Sir Alexander de Balliol

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Sir Alexander de Balliol

Birthplace: Cavers, Roxburghshire, Scotland
Death: after 1346
Cavers, Roxburghshire, Scotland
Immediate Family:

Son of Lord Alexander de Balliol, of Cavers and Isabel de Dover, of Chilham
Brother of Lora de Baliol; Sir Thomas de Baliol of Cavers; John de Balliol, of Hoprig and Penton and William Baillie, of Cavers, 1st of Lamington
Half brother of Margaret of Strathbogie; John of Strathbogie, 9th Earl of Atholl and Annabella de Strathbogie

Managed by: Erica Howton
Last Updated:

About Sir Alexander de Balliol

Sir Alexander Balliol was the son of Sir Alexander Balliol, 1st Lord Balliol (of Cavers) and Isabel of Chilham.1 He died after 1346.1

He lived at Cavers, Roxburghshire, Scotland.2 He held the office of Lord Chamberlain [Scotland]. On 12 October 1301 at Berkhamsted, Hertfordshire, England, he was a prisoner.1 On 28 March 1310 he was released from the Tower, with his father as surety for his loyalty.1

  • [S6] G.E. Cokayne; with Vicary Gibbs, H.A. Doubleday, Geoffrey H. White, Duncan Warrand and Lord Howard de Walden, editors, The Complete Peerage of England, Scotland, Ireland, Great Britain and the United Kingdom, Extant, Extinct or Dormant, new ed., 13 volumes in 14 (1910-1959; reprint in 6 volumes, Gloucester, U.K.: Alan Sutton Publishing, 2000), volume I, page 387. Hereinafter cited as The Complete Peerage.
  • [S6] Cokayne, and others, The Complete Peerage, volume I, page 386.


From "Elecric Scotland": "BAILLIE, a surname supposed to have been originally the same as Baliol. In the account of the Baillies of Lamington inserted in the appendix to Nisbet's Heraldry, it is stated that Mr. Alexander Baillie of Castlecarry, a learned antiquarian, was of opinion that the family of Lamington were a branch of the illustrious house of the Baliols, who were lords of Galloway, and kings of Scotland. An uncle of King John Baliol, named Sir Alexander Baliol of Cavers, was great chamberlain of Scotland in the reign of his nephew, in 1292. By Isabel, his wife, the daughter and heiress of Richard de Chillam, the widow of David de Strathbogie, earl of Athol, he had two sons, Alexander and William Baliol. Alexander the eldest, after the abdication of his cousin, King John, joined the Scottish party, for which he was, by order of King Edward, imprisoned in the tower of London, but upon security given by his father and two gentlemen of the house of Lindsay, he was enlarged. (Rymer.) His other son, William, had the lands of Penston and Carnbroe, in the barony of Bothwell, Lanarkshire, the oldest of the possessions of the Baillies of Lamington. After the abdication of his cousin, he also joined the Scottish party, which rendered him so obnoxious to King Edward, that by act of the parliament of England, he was, in 1297, fined in four years' rent of his estate. From Robert the Bruce he got a charter of the lands of Penston. He gave in pure alms to the monks of Newbattle licentiam formandi stagnum in terra de Carnbrue. The lands of Carnbroc continued in the same family till they were given over to a younger son, the ancestor of the Baliols or Baillies of the house of Carphin."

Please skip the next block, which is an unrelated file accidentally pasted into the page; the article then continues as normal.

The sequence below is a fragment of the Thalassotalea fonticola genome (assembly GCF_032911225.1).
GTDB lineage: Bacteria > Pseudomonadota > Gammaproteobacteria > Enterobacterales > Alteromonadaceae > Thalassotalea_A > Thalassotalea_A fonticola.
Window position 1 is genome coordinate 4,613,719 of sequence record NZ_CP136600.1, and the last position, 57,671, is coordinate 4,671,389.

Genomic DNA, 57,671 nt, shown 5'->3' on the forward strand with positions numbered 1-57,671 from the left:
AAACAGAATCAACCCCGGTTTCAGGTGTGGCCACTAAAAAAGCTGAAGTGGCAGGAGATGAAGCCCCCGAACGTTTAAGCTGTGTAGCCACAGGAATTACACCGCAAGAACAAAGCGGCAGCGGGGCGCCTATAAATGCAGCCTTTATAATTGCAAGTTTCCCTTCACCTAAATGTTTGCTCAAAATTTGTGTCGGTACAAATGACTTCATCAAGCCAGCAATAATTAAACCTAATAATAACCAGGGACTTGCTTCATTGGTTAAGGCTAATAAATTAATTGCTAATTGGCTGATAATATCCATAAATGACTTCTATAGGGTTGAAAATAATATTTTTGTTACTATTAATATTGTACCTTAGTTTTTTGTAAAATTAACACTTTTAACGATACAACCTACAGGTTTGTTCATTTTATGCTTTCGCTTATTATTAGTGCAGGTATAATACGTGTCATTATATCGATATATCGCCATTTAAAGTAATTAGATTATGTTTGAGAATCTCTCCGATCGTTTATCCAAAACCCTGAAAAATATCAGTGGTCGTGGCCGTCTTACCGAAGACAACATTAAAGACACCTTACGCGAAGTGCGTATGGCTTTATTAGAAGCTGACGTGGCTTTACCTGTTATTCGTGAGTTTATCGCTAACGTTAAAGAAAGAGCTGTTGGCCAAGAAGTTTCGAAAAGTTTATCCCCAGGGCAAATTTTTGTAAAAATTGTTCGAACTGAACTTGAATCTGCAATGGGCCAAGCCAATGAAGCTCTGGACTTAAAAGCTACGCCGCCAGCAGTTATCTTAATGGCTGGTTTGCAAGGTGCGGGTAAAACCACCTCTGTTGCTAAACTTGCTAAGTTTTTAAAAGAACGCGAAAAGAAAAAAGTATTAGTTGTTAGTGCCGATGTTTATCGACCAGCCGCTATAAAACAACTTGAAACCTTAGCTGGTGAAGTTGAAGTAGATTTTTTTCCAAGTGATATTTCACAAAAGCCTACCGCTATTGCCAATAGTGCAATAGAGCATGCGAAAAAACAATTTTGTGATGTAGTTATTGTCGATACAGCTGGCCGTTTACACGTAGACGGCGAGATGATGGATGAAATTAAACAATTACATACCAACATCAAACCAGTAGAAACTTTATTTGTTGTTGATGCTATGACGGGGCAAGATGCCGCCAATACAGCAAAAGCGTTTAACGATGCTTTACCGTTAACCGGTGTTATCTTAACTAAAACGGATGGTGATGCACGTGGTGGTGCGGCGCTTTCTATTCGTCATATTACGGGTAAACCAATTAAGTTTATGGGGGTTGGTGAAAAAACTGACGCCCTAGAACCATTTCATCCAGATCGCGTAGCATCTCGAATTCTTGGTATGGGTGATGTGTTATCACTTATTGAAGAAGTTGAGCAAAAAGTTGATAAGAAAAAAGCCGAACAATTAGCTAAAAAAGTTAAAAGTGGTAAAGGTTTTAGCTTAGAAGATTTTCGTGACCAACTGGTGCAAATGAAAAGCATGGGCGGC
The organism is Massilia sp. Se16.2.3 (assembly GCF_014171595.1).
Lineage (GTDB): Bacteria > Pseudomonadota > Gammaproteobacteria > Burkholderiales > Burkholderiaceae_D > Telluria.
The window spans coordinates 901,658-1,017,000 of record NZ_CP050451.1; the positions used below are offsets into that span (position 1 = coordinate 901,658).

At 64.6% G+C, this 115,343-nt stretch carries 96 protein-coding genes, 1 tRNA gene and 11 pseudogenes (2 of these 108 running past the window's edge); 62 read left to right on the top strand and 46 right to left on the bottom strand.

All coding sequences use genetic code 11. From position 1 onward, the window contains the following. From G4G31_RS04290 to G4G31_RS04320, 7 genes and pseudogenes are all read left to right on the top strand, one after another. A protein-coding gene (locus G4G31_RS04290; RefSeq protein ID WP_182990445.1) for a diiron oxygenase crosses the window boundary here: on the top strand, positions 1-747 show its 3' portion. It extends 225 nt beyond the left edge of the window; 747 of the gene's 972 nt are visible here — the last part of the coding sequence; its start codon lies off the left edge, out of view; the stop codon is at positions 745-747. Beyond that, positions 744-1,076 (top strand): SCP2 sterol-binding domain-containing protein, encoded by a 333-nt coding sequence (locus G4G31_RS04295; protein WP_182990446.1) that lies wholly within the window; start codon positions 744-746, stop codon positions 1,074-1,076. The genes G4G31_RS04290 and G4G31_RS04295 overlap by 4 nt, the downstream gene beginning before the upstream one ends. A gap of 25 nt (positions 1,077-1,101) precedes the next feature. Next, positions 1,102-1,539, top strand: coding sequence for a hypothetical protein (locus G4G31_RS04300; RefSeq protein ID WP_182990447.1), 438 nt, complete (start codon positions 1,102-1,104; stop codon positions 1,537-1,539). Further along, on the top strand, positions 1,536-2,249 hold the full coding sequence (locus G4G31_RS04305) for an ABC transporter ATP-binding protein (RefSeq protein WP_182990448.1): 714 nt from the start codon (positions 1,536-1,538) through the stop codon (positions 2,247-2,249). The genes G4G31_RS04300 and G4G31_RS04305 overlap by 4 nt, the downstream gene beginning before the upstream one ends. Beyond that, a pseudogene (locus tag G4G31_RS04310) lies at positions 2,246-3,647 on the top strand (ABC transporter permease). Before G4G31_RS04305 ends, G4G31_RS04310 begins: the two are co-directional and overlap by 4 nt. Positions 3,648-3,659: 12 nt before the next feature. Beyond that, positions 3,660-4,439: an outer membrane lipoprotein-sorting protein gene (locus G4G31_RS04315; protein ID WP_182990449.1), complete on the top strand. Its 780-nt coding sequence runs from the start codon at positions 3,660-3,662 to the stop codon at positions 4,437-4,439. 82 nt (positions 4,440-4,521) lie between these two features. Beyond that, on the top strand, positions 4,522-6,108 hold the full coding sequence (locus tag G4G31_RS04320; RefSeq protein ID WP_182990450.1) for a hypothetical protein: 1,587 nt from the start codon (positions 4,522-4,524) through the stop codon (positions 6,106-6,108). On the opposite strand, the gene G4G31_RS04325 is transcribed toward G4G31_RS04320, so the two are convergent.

From Lives of the Baillies. (Draft.) by Baillie, James William Published 1872 page 8-9

Alexander Baliol or De Balliolo, as has been before remarked, is stated by Mr. Ramsay to have been a brother to John Baliol, who founded Baliol College, Oxford ; and Nisbet mentions an uncle of King John Baliol, Sir Alexander Baliol of Cavers, who was Great Chamberlain of Scotland in 1292. Sir Alexander married Isabel, daughter of Richard de Chillam, and widow of David de Strathbolgy, Earl of Athol, by whom he is said to have had two sons, Alexander and William de Baliol.
And here commences that contradiction I have found in writing the history of the Baillies, as every author whom I have consulted gives a different account from the former one ; but I have followed the account by an anonymous author, who professes to have seen the Titles of the Lamington Estates, and I have since compared his account with an Inventory furnished by the present Proprietor of Lamington, and have in most cases found them correspond.
Nisbet in his Appendix, voce Baillie of Lamington, on the authority of Baillie of Castlecary, which, as I have before remarked, is not always to be trusted, says that Sir Alexander Baliol had a son,


who was not so submissive to the English, after the abdication of his cousin King John, as might have been expected ; but it is not stated that this Alexander de Baliol was proprietor of Hoprig and Penston, and in the first
volume, voce " Stars," page 247, he mentions,

I. SIR JOHN BALIOL, as proprietor of Hoprig in East Lothian in the year 1292.

The only way of reconciling matters that I know, is to say that Sir Alexander had three sons, named


John, and

"William. «



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Cavers, Roxburghshire, Scotland
Cavers, Roxburghshire, Scotland